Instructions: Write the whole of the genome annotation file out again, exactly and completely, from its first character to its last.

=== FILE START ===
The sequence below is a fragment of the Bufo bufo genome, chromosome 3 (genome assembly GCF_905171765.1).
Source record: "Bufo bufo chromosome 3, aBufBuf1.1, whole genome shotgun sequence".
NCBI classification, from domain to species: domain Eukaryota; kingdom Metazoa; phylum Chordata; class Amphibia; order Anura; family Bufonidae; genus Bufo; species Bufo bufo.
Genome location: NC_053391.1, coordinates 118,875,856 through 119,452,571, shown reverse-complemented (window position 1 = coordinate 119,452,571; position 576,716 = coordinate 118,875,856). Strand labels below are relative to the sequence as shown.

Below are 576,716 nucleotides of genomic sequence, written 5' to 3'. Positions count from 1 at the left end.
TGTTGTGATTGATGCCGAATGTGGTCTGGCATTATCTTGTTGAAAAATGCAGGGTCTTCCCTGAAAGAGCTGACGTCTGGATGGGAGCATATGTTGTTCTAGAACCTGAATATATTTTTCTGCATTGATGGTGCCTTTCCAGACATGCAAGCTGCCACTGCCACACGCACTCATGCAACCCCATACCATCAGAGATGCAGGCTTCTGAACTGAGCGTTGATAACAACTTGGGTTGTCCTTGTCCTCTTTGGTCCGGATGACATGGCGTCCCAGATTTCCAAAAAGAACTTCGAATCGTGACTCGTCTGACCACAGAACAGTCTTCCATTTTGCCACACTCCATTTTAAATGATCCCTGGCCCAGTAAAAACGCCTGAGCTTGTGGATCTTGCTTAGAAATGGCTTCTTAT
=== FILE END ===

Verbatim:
The sequence below is a fragment of the Bufo bufo genome, chromosome 3 (genome assembly GCF_905171765.1).
Source record: "Bufo bufo chromosome 3, aBufBuf1.1, whole genome shotgun sequence".
NCBI classification, from domain to species: domain Eukaryota; kingdom Metazoa; phylum Chordata; class Amphibia; order Anura; family Bufonidae; genus Bufo; species Bufo bufo.
Genome location: NC_053391.1, coordinates 118,875,856 through 119,452,571, shown reverse-complemented (window position 1 = coordinate 119,452,571; position 576,716 = coordinate 118,875,856). Strand labels below are relative to the sequence as shown.

Below are 576,716 nucleotides of genomic sequence, written 5' to 3'. Positions count from 1 at the left end.
TGTTGTGATTGATGCCGAATGTGGTCTGGCATTATCTTGTTGAAAAATGCAGGGTCTTCCCTGAAAGAGCTGACGTCTGGATGGGAGCATATGTTGTTCTAGAACCTGAATATATTTTTCTGCATTGATGGTGCCTTTCCAGACATGCAAGCTGCCACTGCCACACGCACTCATGCAACCCCATACCATCAGAGATGCAGGCTTCTGAACTGAGCGTTGATAACAACTTGGGTTGTCCTTGTCCTCTTTGGTCCGGATGACATGGCGTCCCAGATTTCCAAAAAGAACTTCGAATCGTGACTCGTCTGACCACAGAACAGTCTTCCATTTTGCCACACTCCATTTTAAATGATCCCTGGCCCAGTAAAAACGCCTGAGCTTGTGGATCTTGCTTAGAAATGGCTTCTTAT